Once upon a time I had a four story house, with three bedrooms, an office, a purpose built school room lined with books and fun things, an enormous basement playroom, a dining room table that seated 12 in a pinch, 10 with elbow room. My bedroom was 22 feet long. We had two vehicles, a piano, a TV, washer and drier set, and the kitchen of my dreams. Truly. I designed it. Our life was very comfortable. We were very happy. Life was very, very good.
Just like that, we locked the door and walked away.
Now, my life is about making do, and everything I need in daily life fits into my backpack. I buy nothing I’m not willing to carry with me. I have one pair of shoes, three sets of clothing, and little more.
But there is something I love more.
Can I tell you a story or two?
It was a cold afternoon in January, almost two years ago, when the phone rang. Strangely, as it rang, I knew who was on the line and what the question would be.
“My Dad is sick, he’s in the hospital, he was supposed to go with me to pick up the boys, but now he can’t, and I don’t know what to do… or who to call… you’re the only other person I know with a passport… will you go to the Ukraine with me and help me bring home my babies?”
I laughed. I was leaving for Edmonton, Canada in two days and flying to Iceland for a mini-honeymoon with The Man right after that.
“Well, I guess I can fly straight from Iceland and meet you there – hold on while I change my ticket!”
Thus began the biggest adventure of my life to date: helping my friend bring her adopted sons across continents to their new home.
“Erm… lemme Google that,” was my nice way of saying, “No I haven’t, and I’ve no idea what you’re talking about!”
Turns out it’s her lifetime dream to walk it, and she wants to do it for her fortieth birthday. She wanted to know if I would go with her. It didn’t take me long to decide. We hiked it in June.
You see, for me, the ability to say, “Yes!” to the serendipities the universe sends my way is more important than having lovely things around me. Houses are hard work. Stuff is expensive and time consuming to maintain. There are people who have the wherewithal to maintain two lives – keeping their home and still traveling freely, but we’re not among them. We simply couldn’t afford to have it both ways, and so a choice had to be made.
We’ve spent much of the last year in North America after a 19 month wander through Southeast Asia and Oceania. Re-entry is always jarring, and the full body plunge back into one’s own culture is, on the one hand, refreshing, and on the other hand, a serious wake up call.
I forget, sometimes, what it means to be North American. I forget what excess in every arena looks like. I forget what the all consuming pressure towards the “American Dream” feels like. The TV commercials are appalling. The continual battle cry of consumerism being trumpeted from every screen in every communal space, from living room to gas pump.
I forget that there are people who buy into that mentality. I’d like to think that they’re the exception, not the rule… and in my friend set, they certainly are… but overall? I don’t know.
Maybe I’m weird (okay, I know I’m weird; humor me) but to my way of understanding, this is how it breaks down:
- More stuff = more maintenance= more work & more time & more money invested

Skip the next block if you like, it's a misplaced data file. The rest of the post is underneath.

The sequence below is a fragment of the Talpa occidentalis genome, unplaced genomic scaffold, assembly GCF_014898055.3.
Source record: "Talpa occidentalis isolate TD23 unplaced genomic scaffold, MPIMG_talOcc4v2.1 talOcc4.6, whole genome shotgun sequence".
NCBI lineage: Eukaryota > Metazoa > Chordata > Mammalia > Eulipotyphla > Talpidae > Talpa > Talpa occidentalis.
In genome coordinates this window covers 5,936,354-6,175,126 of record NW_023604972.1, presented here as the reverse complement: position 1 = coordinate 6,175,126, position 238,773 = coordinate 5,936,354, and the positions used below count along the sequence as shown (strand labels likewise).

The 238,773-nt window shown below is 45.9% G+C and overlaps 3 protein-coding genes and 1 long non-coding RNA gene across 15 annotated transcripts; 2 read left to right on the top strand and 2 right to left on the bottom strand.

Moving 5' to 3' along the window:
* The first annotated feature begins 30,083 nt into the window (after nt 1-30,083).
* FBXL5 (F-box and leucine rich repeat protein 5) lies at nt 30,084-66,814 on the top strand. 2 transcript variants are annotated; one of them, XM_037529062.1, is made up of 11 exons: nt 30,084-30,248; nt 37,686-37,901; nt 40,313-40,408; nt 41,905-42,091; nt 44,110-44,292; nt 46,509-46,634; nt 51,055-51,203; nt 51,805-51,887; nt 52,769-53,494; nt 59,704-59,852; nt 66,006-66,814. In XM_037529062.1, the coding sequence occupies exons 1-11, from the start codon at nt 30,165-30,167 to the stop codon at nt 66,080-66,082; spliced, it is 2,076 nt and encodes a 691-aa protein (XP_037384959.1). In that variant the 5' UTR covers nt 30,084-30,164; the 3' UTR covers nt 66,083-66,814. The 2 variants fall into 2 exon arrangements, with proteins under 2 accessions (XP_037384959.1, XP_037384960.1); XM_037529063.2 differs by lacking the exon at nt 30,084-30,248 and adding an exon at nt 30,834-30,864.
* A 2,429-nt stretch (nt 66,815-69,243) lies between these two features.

- More stuff = less money
- More stuff = more obstacles to move
- More stuff = a need to work more (to keep the money coming in to get and maintain your stuff)
- More stuff = more shit to worry about
- More stuff = less time (because you’re working for the $$ and you’re maintaining it)
What are the two biggest obstacles to long term travel that most people cite inside the first five seconds of a conversation?
Time and money.
What’s tying up their time and money?
The solution seems simple enough to me. Stop right there. I hear you formulating your hate mail.
Here’s what I’m NOT saying:
- I’m not saying having stuff is bad.
- I’m not saying owning a big house in the ‘burbs is somehow less of a dream than travel.
- I’m not saying you shouldn’t go Black Friday shopping (but for god’s sake don’t trample anyone over a toy)
- I’m not saying you’re “wrong” for buying into the system if that’s what you want to do.
- I’m not saying that one lifestyle is better than another.
I’m just saying that, for me, I’d rather have options than possessions.
- I’d rather be able to say, “Yes,” on a whim to my friend’s request for help
- I’d rather be able to spend a month building someone else’s dream adventure
- I’d rather touch my kids feet to each continent while I have them
- I’d rather pick which European country to call our base for this spring than pick out new flooring (for about the same price!)
- I’d rather have the freedom than the pretty things. My pretty things are my memories.
So here’s the thing: This month is Thanksgiving and we’re staring down the end of the year. It’s a good time of year to review, to take stock, to make plans, and maybe a few resolutions.
[quote]“Perhaps this holiday season, instead of buying loads of stuff, you would be happier investing in your dream.”[/quote]
[section]The odds are good, if you’re hanging out on BootsnAll, that you’ve got a little itch in your soul that’s begging to be scratched with a nice long wander through the world.
What’s holding you back?
One way to jumpstart that process is to change your paradigm and start putting the Indie Travel Manifesto into practice by making choices that will place options over possessions.
Read more about valuing the freedom of travel vs. collecting stuff:
- Give Memories, Not Things: Using Travel to Celebrate Milestones
- Why You Should Forgo the American Dream and Let Travel Transform Your Life
- Downsizing Your Life
- 11 Reasons to Stop Dreaming and Start Planning Your RTW Trip
- Read our collection of transformational stories and see how travel has impacted these people’s lives